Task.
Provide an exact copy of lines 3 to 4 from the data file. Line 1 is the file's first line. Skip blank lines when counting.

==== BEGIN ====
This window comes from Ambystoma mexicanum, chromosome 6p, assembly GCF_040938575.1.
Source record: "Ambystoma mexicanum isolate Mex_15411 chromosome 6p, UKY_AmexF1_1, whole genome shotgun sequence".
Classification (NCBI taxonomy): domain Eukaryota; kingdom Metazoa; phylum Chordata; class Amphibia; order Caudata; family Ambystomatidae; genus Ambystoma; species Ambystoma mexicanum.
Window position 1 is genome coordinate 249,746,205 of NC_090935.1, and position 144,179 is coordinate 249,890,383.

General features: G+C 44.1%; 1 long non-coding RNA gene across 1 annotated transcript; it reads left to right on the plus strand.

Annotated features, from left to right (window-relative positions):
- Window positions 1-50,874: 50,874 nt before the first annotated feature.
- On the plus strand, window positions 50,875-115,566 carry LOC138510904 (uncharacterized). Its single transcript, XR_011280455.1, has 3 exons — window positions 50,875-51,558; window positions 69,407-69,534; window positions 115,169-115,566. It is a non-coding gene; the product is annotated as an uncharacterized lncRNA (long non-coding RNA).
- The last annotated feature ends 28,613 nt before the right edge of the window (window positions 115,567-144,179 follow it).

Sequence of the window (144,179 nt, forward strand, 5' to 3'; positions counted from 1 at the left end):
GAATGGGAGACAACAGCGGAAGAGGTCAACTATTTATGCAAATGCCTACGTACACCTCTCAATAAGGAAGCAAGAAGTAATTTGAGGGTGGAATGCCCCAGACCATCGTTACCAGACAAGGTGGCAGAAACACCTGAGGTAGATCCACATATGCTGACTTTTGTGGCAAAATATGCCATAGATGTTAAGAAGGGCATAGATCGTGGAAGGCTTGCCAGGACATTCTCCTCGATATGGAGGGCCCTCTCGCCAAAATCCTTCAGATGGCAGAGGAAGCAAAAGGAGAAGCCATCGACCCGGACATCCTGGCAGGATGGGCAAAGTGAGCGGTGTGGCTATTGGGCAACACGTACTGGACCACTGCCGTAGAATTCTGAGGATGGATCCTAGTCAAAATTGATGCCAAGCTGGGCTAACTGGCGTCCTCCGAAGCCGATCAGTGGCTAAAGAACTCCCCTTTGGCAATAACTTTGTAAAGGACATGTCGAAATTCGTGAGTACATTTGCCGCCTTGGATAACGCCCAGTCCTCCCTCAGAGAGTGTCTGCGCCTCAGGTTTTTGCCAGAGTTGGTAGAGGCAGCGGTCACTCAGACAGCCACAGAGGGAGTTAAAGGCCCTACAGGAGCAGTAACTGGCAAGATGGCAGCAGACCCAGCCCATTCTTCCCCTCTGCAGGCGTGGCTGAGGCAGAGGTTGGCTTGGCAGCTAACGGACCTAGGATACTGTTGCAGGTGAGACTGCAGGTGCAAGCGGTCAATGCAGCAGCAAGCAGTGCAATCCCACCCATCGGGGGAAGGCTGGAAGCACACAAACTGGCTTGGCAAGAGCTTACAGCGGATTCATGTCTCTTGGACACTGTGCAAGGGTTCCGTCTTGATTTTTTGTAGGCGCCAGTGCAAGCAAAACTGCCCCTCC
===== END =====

Classification (NCBI taxonomy): domain Eukaryota; kingdom Metazoa; phylum Chordata; class Amphibia; order Caudata; family Ambystomatidae; genus Ambystoma; species Ambystoma mexicanum.
Window position 1 is genome coordinate 249,746,205 of NC_090935.1, and position 144,179 is coordinate 249,890,383.